fpg = fasting plasma glucose, 13C breath = test results from all 104 subjects, 13C breath* = 13C breath test results from the subgroup where the HOMA was calculated, PPV = positive predictive value, NPV = negative predictive value, DA = diagnostic accuracy.
# Numbers in parenthesis presume normal subjects (1 for fpg and 2 for WHO) were incorrectly diagnosed as being diabetic.
|Cited Patent||Filing date||Publication date||Applicant||Title|
|US5912178||Feb 16, 1994||Jun 15, 1999||Wisconsin Alumni Research Foundation||Passive measurement of isotopes to monitor health|
|US5916538||Aug 26, 1997||Jun 29, 1999||Tokyo Gas Company Limited||Diagnostic agent for diabetes|
|US5962335||Jan 3, 1997||Oct 5, 1999||Oridion Medical Ltd.||Breath test for detection of drug metabolism|
|US6067989||Feb 26, 1997||May 30, 2000||Oridion Medical, Ltd.||Breath test for the diagnosis of Helicobacter pylori infection in the gastrointestinal tract|
|US6171811||Jul 21, 1997||Jan 9, 2001||Isomed, S.L.||Method and kit for detecting Helicobacter pylori|
|US6461870 *||Jul 20, 2001||Oct 8, 2002||Isotechnika Inc.||13C glucose breath test for the diagnosis of diabetic indications and monitoring glycemic control|
|US6468802 *||May 6, 1999||Oct 22, 2002||Isotechnika, Inc.||13C glucose breath test for the diagnosis of diabetic indications and monitoring glycemic control|
|EP0826377A1||Aug 26, 1997||Mar 4, 1998||Tokyo Gas Co., Ltd.||Diagnostic agent for diabetes|
|EP0913161A2||Oct 19, 1998||May 6, 1999||Tokyo Gas Co., Ltd.||Diagnostic agent for diabetes|
|1||Beck et al., Metabolic and Genetic Characterization of Pre-diabetic States. Sequence of Events Leading to Non-insulin-dependent Diabetes Mellitus. J Clin Invest, 94, (1994), pp. 1714-1721.|
|2||Bonora et al., Homeostasis Model Assessment Closely Mirrors the Glucose Clamp Technique in the Assessment of Insulin Sensitivity, Diabetes Care, 23, (2000), pp. 57-63.|
|3||CDC Diabetes Cost-Effectiveness Study Group, The Cost-Effectiveness of Screening for Type 2 Diabetes, JAMA, 280, (1998), pp. 1757-1763.|
|4||Emoto et al., Homeostasis Model Assessment as a Clinical Index of Insulin Resistance in Type 2 Diabetic Patients Treated With Sulfonylureas, Diabetes Care, 22, (1999), pp. 818-822.|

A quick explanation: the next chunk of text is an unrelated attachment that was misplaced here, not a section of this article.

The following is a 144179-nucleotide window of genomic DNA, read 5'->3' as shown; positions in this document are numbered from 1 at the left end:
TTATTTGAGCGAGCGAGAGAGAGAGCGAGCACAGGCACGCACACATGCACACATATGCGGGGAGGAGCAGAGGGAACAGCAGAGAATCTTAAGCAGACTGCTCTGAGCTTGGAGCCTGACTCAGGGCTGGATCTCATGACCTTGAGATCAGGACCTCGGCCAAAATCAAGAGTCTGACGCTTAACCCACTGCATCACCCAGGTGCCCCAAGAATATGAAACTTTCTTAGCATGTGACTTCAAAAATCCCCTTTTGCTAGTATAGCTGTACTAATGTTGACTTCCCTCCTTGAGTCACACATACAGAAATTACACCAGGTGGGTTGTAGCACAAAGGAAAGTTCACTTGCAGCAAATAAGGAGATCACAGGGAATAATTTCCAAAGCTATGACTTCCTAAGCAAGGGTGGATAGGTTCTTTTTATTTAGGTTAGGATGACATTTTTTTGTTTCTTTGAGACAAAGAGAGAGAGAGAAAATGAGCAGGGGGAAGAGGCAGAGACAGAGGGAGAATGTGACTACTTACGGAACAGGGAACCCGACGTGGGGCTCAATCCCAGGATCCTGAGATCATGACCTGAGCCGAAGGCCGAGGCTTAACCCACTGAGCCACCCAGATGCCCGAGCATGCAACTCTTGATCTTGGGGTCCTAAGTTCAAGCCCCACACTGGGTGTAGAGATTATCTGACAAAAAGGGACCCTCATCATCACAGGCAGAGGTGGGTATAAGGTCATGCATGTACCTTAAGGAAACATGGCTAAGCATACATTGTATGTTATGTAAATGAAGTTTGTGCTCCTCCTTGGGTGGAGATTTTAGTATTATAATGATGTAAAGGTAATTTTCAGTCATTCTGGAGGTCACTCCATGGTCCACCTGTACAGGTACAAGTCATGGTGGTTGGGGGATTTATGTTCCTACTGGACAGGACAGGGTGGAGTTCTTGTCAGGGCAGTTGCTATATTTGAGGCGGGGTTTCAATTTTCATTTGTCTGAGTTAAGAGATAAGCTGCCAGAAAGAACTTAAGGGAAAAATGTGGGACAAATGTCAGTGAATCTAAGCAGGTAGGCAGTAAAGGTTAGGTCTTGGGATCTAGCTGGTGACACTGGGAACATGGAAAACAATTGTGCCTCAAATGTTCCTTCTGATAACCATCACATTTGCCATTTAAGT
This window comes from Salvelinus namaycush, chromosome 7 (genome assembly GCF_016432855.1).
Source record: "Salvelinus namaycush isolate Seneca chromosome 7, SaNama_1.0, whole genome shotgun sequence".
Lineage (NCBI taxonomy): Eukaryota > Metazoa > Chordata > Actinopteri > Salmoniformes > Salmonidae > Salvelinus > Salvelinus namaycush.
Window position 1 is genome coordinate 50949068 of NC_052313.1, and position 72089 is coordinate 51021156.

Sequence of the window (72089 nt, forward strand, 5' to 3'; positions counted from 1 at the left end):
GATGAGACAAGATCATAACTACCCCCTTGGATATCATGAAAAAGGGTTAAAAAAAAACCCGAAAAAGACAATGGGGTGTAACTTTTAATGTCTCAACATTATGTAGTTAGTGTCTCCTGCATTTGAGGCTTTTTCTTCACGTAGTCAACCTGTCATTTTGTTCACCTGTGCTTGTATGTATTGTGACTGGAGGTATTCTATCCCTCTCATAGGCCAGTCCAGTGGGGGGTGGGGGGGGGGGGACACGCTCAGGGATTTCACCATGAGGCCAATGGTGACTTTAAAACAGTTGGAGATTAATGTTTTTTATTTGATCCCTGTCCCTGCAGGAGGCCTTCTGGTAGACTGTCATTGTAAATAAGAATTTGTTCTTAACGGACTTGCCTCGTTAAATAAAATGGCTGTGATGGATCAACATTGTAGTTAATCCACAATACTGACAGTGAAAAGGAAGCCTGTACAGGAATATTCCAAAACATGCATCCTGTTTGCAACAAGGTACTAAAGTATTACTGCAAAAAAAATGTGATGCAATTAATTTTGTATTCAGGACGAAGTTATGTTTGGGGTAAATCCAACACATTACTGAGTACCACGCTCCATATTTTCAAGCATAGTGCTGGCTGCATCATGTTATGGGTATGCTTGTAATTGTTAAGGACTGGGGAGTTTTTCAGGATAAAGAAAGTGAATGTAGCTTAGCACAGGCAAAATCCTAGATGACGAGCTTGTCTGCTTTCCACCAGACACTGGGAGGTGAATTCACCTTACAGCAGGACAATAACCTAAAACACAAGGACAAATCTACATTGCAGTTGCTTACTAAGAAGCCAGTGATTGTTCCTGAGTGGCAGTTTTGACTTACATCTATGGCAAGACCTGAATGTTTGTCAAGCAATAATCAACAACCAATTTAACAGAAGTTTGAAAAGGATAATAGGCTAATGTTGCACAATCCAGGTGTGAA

|5||Gabir et al., The 1997 American Diabetes Assciation and 1999 World Health Organization Criteria for Hyperglycemia in the Diagnosis and Prediction of Diabetes, Diabetes Care, 23, (2000), pp. 1108-1112.|
|6||Ganda et al., Reproducibility and Comparative Analysis of Repeated Intravenous and Oral Glucose Tolerance Tests, Diabetes, 27, (1978), pp. 715-725.|
|7||Haffner et al., A Prospective Analysis of the HOMA Model: The Mexico City Diabetes Study, Diabetes Care, 19, (1996), pp. 1138-1141.|
|8||Harris, M.I., Undiagnosed NIDDM: Clinical and Public Health Issues, Diabetes Care, 16, (1993), pp. 642-652.|
|9||Helge et al., Carbon-13 Dioxide Breath Tests in Normal and Diabetic Children Following Ingestion of 13C-Glucose, Chemical Abstract Service, Database Accession No. 90:37276, XP002120262. (Abstract).|
|10||Hirai et al., The Breath Test Using Pure (1-13C) Glucose: A New Simple Method for Evaluating the Glucose Oxidation of Capacity, Biosciences Information Services, retrieved from STN, XP002120264. (Abstract).|
|11||Hosker et al., Continuous Infusion of Glucose with Model Assessment: Measurement of Insulin Resistance and beta-cell Function in Man, Diabetologia, 28, (1985), pp. 401-411.|
|12||Hosker et al., Continuous Infusion of Glucose with Model Assessment: Measurement of Insulin Resistance and β-cell Function in Man, Diabetologia, 28, (1985), pp. 401-411.|
|13||Ko et al., The Reproducibility and Usefulness of the Oral Glucose Tolerance Test in Screening for Diabetes and Other Cardiovascular Risk Factors, Ann. Clin. Biochem., 35, (1998), pp. 62-67.|
|14||Ko et al., Use of the 1997 American Diabetes Association Diagnostic Criteria for Diabetes in a Hong Kong Chinese Population, Diabetes Care, 21, (1998), pp. 2094-2097.|
|15||Lifschitz et al., Journal of Pediatric Gastroenterology and Nutrition, vol. 7(6), pp 842-847 (Nov.-Dec. 1988). (Abstract).|
|16||Lillioja et al., Insulin Resistance and Insulin Secretory Dysfunction as Precursors of Non-insulin-dependent Diabetes Mellitus; Prospective Studies of Pima Indians, New England Journal of Medicine, 329, (1993), pp. 1988-1992.|
|17||Martin et al., Role of Glucose and Insulin Resistance in Development of Type 2 Diabetes Mellitus: Results of a 25-year Follow-up Study, Lancet, 340, (1992), pp. 925-929.|